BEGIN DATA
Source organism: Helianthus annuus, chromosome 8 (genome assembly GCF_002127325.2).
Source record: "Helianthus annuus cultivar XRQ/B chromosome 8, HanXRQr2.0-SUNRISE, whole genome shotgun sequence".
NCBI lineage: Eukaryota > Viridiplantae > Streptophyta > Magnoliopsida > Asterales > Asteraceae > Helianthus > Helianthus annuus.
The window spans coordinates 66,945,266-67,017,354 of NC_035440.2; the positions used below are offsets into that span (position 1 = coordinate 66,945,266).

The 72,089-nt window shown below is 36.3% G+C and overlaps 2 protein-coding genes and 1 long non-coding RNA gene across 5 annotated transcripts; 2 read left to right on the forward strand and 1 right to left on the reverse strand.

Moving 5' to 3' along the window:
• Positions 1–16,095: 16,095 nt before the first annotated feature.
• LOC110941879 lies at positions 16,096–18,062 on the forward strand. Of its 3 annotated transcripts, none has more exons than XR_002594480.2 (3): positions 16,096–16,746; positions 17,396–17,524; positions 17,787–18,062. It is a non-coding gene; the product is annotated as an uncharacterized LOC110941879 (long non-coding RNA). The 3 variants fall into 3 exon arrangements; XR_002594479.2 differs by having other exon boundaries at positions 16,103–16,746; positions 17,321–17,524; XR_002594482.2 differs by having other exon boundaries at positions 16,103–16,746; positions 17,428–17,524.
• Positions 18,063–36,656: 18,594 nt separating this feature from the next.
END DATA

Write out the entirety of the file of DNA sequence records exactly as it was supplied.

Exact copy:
Source organism: Helianthus annuus, chromosome 8 (genome assembly GCF_002127325.2).
Source record: "Helianthus annuus cultivar XRQ/B chromosome 8, HanXRQr2.0-SUNRISE, whole genome shotgun sequence".
NCBI lineage: Eukaryota > Viridiplantae > Streptophyta > Magnoliopsida > Asterales > Asteraceae > Helianthus > Helianthus annuus.
The window spans coordinates 66,945,266-67,017,354 of NC_035440.2; the positions used below are offsets into that span (position 1 = coordinate 66,945,266).

The 72,089-nt window shown below is 36.3% G+C and overlaps 2 protein-coding genes and 1 long non-coding RNA gene across 5 annotated transcripts; 2 read left to right on the forward strand and 1 right to left on the reverse strand.

Moving 5' to 3' along the window:
• Positions 1–16,095: 16,095 nt before the first annotated feature.
• LOC110941879 lies at positions 16,096–18,062 on the forward strand. Of its 3 annotated transcripts, none has more exons than XR_002594480.2 (3): positions 16,096–16,746; positions 17,396–17,524; positions 17,787–18,062. It is a non-coding gene; the product is annotated as an uncharacterized LOC110941879 (long non-coding RNA). The 3 variants fall into 3 exon arrangements; XR_002594479.2 differs by having other exon boundaries at positions 16,103–16,746; positions 17,321–17,524; XR_002594482.2 differs by having other exon boundaries at positions 16,103–16,746; positions 17,428–17,524.
• Positions 18,063–36,656: 18,594 nt separating this feature from the next.